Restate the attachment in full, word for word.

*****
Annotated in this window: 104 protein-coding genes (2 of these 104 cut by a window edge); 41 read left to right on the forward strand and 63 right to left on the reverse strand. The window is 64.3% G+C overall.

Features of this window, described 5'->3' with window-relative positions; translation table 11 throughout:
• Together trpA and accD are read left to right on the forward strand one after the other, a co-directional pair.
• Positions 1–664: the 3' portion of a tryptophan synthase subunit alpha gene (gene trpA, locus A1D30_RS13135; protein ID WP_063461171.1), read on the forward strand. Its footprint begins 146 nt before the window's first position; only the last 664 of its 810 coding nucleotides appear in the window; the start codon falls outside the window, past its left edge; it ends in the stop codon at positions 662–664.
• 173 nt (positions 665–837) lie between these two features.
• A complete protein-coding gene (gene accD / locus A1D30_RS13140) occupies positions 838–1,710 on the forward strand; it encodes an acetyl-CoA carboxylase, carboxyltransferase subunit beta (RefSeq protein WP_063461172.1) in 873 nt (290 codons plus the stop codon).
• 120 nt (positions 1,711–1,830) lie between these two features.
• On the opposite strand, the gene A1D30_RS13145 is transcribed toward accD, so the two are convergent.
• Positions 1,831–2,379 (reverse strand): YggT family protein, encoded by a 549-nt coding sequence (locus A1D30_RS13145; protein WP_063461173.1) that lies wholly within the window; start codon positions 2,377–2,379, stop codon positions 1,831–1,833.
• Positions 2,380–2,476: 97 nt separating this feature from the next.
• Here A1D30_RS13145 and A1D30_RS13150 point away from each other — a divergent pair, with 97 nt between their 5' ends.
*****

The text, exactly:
Annotated in this window: 104 protein-coding genes (2 of these 104 cut by a window edge); 41 read left to right on the forward strand and 63 right to left on the reverse strand. The window is 64.3% G+C overall.

Features of this window, described 5'->3' with window-relative positions; translation table 11 throughout:
• Together trpA and accD are read left to right on the forward strand one after the other, a co-directional pair.
• Positions 1–664: the 3' portion of a tryptophan synthase subunit alpha gene (gene trpA, locus A1D30_RS13135; protein ID WP_063461171.1), read on the forward strand. Its footprint begins 146 nt before the window's first position; only the last 664 of its 810 coding nucleotides appear in the window; the start codon falls outside the window, past its left edge; it ends in the stop codon at positions 662–664.
• 173 nt (positions 665–837) lie between these two features.
• A complete protein-coding gene (gene accD / locus A1D30_RS13140) occupies positions 838–1,710 on the forward strand; it encodes an acetyl-CoA carboxylase, carboxyltransferase subunit beta (RefSeq protein WP_063461172.1) in 873 nt (290 codons plus the stop codon).
• 120 nt (positions 1,711–1,830) lie between these two features.
• On the opposite strand, the gene A1D30_RS13145 is transcribed toward accD, so the two are convergent.
• Positions 1,831–2,379 (reverse strand): YggT family protein, encoded by a 549-nt coding sequence (locus A1D30_RS13145; protein WP_063461173.1) that lies wholly within the window; start codon positions 2,377–2,379, stop codon positions 1,831–1,833.
• Positions 2,380–2,476: 97 nt separating this feature from the next.
• Here A1D30_RS13145 and A1D30_RS13150 point away from each other — a divergent pair, with 97 nt between their 5' ends.